In recent months, I've made a point of asking CEOs I speak with for their view on the stock options scandal. Almost none have been willing go on the record, for fear of drawing unwanted attention to their own company's books. But there is a very common prevailing view: that despite the growing number of companies that have been implicated or who have admitted accounting irregularities, that the vast majority of Silicon Valley companies are run by talented, law-abiding people--and that the scandal is now doing more damage than good for the investors that are ostensibly being protected.
Finally, one has agreed to share his views: Check out this interview with NetApp's Dan Warmenhoven.
I'm really glad Dan agreed to do this, because all perspectives need to be heard on this complex issue. In recent weeks, I've heard too many of my sources use the phrase "McCarthyism" to describe the current environment of fear. Because of the legal, regulatory and media pressure, they don't feel free to publicly declare their innocence or even share their views on options accounting during the Boom. Like many others, Warmenhoven believes that at the end of the day, many companies may have to restate earnings to clean up paperwork and procedural problems, but that few will be shown to have intentionally set out to fleece investors.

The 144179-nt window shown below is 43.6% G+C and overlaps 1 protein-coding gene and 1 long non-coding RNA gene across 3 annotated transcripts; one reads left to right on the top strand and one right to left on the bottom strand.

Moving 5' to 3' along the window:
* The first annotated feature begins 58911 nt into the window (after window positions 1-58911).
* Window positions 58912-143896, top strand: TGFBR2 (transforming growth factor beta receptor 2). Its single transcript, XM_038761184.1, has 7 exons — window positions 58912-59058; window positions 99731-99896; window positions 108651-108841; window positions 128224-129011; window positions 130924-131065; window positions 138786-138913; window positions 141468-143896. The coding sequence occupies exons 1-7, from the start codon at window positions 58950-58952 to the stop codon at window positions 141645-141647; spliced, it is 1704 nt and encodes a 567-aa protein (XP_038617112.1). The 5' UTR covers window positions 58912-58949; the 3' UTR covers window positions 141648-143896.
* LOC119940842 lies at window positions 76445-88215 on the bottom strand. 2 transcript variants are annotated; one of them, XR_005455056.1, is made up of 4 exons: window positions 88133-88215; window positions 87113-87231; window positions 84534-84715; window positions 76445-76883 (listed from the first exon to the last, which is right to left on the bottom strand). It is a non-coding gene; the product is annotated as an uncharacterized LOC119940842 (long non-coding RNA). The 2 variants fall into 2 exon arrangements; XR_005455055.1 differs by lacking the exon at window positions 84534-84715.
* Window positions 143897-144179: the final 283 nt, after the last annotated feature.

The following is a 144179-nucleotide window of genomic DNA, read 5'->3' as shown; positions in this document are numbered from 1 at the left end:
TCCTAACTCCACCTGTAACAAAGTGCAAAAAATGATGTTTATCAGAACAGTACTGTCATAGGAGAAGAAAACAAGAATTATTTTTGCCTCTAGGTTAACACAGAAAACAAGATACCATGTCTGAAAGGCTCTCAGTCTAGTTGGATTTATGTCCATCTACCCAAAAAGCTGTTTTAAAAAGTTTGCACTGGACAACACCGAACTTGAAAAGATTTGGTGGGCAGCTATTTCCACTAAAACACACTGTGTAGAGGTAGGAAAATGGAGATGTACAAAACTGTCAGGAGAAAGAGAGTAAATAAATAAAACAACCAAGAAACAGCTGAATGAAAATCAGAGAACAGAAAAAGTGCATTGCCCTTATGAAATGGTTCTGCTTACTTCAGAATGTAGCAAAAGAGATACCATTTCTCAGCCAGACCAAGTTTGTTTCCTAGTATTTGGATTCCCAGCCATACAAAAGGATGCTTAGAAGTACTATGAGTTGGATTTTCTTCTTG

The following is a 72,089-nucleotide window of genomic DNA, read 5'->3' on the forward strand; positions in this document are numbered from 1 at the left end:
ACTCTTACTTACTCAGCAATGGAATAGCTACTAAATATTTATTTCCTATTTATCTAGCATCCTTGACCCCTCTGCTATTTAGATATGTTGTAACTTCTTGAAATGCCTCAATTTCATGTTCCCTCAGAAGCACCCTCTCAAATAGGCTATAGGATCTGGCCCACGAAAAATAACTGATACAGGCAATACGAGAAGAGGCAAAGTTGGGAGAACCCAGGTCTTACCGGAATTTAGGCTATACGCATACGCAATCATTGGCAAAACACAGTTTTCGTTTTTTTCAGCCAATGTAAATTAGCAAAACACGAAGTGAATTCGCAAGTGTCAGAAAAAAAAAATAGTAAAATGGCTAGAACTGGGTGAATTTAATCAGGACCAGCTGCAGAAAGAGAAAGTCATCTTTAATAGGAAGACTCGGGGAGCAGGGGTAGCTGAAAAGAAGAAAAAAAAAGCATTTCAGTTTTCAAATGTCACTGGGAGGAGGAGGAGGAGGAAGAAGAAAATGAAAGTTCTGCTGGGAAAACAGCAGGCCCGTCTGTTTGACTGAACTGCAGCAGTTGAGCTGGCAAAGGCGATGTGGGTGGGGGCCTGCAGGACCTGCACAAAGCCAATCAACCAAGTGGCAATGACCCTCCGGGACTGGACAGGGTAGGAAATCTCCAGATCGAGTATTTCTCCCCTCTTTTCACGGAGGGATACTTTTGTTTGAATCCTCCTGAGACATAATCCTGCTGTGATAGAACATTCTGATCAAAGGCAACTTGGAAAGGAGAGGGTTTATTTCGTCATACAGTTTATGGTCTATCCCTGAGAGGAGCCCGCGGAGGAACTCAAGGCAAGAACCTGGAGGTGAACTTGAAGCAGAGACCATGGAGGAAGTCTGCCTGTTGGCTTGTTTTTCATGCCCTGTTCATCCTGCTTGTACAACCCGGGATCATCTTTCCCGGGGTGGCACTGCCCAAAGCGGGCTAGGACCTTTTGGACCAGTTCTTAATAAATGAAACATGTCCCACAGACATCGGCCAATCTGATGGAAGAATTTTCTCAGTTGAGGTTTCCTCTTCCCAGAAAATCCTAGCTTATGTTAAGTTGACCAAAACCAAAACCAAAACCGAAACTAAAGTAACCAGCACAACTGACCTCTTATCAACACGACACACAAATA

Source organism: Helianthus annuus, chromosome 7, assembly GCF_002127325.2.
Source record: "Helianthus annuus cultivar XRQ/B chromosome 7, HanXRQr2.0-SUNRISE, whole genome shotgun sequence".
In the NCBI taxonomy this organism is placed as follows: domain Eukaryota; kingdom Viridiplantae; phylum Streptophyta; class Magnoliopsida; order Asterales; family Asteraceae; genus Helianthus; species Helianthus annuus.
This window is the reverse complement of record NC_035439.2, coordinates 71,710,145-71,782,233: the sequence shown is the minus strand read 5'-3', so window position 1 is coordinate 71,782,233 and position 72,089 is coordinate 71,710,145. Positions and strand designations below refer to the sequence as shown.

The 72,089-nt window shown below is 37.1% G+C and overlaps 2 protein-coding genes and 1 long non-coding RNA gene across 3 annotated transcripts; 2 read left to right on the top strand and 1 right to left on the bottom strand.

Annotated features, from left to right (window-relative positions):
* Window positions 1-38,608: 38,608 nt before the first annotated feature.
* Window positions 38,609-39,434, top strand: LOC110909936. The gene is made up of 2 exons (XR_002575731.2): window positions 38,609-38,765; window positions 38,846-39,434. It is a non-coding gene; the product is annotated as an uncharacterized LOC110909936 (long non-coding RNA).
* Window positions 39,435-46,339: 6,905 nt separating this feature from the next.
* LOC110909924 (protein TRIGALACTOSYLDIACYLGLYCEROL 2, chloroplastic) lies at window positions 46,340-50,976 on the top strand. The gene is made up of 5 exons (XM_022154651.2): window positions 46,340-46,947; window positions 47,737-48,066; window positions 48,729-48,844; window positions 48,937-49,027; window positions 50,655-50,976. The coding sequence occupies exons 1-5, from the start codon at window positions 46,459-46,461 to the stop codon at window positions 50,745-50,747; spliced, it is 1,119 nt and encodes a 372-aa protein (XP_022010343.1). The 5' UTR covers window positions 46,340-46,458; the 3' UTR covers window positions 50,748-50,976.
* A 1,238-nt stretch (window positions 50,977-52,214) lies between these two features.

Of course, some real crooks will be exposed. As a journalist, I'm certainly not giving anyone a free pass. And yes, the McCarthy metaphor is overdone. No lives of truly innocent people have been ruined that we know of, there are no blacklists, and the destiny of those who have been indicted will be decided in courtrooms--not by a demagogue.
But I don't think my sources' complaints are just the kvetching of spoiled, mega-rich techies that don't like the scrutiny. This is a complex issue, and many smart people have not been willing to speak their mind. That's never a good thing.